• In my judgment neither approach can be supported. The 1992 Regulations form part of the background to the making of the contract, but do not themselves dictate when a contract is made. That is a matter of domestic law, applying conventional principles of contract formation

In other words, the contract is concluded when it is made in accordance with normal legal principles (offer, acceptance, consideration) .  Failure to send an itinerary, or other relevant information, might or might not breach the PTRs, but the contract (booking) is still valid.

This- led the Court of Appeal to examine the contract formation on the facts of this case. No argument had ever been made by the Shermans to this effect  in any of the 3 courts, nor had it been raised by the CCJ or HCJ, but Lord Justice Males turned to the ROL booking conditions which said, inter alia:-

  • A contract will exist as soon as we issue our confirmation invoice.

On the facts of this case, the invoice was sent out by ROL 2 weeks later with the detailed itinerary. Accordingly, the detailed itinerary  was a part of the contract – not because of anything in the PTRs/PTD, but simply because of ROL’s own contract terms.

b. Warning to passengers re the change of itinerary

Consequently, the warning sent out by ROL pre-departure was inadequate to cover the changes which actually took place to the detailed itinerary. Furthermore, the warning did not spell out the rights which the Shermans had upon the happening of a significant change. Lord Justice Males put it this way:-

  • ROL’s obligation was to inform passengers, including Mr and Mrs Sherman, of this change ‘as quickly as possible’ under Regulation 12 [Article 4.5 PTD] , and to inform them of their rights. Accordingly ROL was required to explain what the proposed new itinerary would be, to inform passengers that they were entitled to cancel and receive a full refund of what they had paid, and to tell them whether a price reduction was being offered to compensate them for the change of plans (evidently it was not). ROL had all the information it needed in order to provide this information by 7th September, which would have given Mr and Mrs Sherman (who were not due to join the party until 9th September) two days to decide what to do.
  • ROL did not provide this information. It did not explain the revised itinerary until the evening of 9th September [in Montreal] , only a matter of hours before the flight to Pond Inlet was due to depart. It did not at any stage tell Mr and Mrs Sherman that they were entitled to a refund. There is no reason why it could not have done so. Accordingly ROL was in breach of the obligations which it owed under Regulation 12 of the 1992 Regulations.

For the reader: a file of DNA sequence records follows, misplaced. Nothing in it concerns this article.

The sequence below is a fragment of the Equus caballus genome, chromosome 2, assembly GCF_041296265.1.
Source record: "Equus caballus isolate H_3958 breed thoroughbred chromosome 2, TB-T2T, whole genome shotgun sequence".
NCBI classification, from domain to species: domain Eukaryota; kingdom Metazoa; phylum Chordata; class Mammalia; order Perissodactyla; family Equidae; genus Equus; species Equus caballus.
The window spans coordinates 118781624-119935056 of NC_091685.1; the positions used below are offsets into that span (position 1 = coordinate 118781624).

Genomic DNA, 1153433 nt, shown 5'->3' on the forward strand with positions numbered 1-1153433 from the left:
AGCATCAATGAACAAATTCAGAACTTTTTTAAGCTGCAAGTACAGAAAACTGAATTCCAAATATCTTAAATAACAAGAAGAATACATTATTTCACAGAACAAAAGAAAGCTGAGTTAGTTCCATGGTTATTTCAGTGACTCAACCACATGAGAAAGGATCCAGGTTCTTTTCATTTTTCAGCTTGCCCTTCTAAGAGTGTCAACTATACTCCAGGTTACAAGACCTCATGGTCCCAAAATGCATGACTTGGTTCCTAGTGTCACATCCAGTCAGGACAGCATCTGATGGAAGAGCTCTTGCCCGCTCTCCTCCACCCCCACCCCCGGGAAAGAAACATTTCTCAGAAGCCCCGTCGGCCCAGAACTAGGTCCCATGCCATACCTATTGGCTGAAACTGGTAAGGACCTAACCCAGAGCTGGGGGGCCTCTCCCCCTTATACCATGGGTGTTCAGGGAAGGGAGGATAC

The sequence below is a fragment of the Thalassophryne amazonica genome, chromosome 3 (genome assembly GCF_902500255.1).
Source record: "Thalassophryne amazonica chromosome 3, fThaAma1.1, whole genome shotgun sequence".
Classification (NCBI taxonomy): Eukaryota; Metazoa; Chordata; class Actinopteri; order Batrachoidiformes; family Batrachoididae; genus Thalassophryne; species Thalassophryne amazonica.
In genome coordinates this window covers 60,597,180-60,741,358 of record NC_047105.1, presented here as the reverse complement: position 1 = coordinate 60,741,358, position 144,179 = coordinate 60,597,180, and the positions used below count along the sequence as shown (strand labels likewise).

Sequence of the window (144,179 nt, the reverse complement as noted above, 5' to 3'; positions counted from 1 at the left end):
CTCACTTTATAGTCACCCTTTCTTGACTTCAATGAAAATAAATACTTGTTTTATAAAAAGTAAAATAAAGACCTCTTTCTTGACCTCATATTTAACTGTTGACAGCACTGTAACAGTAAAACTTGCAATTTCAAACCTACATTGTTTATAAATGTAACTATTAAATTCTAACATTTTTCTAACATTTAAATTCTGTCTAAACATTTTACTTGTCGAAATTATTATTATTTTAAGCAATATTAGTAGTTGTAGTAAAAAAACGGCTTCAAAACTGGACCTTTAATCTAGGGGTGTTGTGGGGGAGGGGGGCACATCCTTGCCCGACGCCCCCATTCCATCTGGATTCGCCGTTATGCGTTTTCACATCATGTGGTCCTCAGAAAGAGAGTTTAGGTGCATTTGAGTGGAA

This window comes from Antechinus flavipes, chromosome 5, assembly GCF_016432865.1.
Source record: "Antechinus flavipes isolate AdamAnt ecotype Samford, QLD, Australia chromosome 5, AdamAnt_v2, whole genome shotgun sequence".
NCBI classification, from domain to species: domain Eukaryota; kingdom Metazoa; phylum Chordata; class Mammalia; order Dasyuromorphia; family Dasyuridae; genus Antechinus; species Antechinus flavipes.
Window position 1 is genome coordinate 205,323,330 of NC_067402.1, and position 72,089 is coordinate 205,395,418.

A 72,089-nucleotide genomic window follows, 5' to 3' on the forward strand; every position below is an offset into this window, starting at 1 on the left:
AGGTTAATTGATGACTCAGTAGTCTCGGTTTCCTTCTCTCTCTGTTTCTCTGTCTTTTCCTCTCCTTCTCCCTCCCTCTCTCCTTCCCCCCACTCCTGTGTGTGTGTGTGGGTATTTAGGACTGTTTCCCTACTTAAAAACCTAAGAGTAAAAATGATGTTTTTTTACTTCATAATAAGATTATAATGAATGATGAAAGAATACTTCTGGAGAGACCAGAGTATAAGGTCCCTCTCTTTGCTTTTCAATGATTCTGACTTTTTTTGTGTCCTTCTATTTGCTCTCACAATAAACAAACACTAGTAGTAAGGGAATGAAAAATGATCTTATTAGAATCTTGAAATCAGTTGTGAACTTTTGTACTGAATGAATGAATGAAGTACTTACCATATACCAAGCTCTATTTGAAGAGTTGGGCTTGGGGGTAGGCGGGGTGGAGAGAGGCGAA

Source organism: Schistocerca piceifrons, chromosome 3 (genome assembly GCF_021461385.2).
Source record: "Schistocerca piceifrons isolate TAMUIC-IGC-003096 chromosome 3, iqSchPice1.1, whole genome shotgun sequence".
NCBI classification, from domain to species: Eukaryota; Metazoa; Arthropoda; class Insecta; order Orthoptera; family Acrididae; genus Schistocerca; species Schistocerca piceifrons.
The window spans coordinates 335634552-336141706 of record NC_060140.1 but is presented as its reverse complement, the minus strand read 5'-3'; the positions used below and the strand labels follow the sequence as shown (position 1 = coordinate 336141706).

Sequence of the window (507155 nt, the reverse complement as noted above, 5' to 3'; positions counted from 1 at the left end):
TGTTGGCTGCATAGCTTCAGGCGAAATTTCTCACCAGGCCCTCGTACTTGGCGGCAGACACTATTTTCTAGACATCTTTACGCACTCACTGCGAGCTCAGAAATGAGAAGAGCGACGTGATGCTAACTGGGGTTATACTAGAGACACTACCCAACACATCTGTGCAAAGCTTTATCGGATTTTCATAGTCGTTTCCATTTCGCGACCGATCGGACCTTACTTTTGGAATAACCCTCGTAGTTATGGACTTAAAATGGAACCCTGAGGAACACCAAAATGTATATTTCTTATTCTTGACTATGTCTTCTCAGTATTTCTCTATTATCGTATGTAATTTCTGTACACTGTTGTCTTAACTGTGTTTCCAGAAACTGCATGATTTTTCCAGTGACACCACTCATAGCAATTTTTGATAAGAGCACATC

This is to my knowledge the first case of binding authority in the UK which finds that, on the happening of a pre-departure significant change, it is not sufficient for the package organiser to tell the consumer about the change, but that they must also set out the consumer’s rights. The Regulations themselves do not specifically say this.

c. Force majeure

As to the force majeure defence, Lord Justice Males simply said, re the NWP:-

  • However,  I consider that there is no question of this failure being due to unusual and unforeseeable circumstances beyond the control of ROL. While the ice conditions in the Northwest Passage were undoubtedly beyond ROL’s control, and can reasonably be regarded as unusual for the time of year in the light of the [CCJ’s]  finding that the voyage described in the detailed itinerary would have been possible if ice conditions in those waters had been similar to those experienced in the preceding 10 years, it is impossible to say that those conditions were unforeseeable.  Captain Snider’s report makes it clear that navigation is not always possible, and that annual patterns that were once considered reliable are now very much less reliable. It was, therefore, entirely foreseeable that it might prove impossible to perform the cruise in accordance with the detailed itinerary.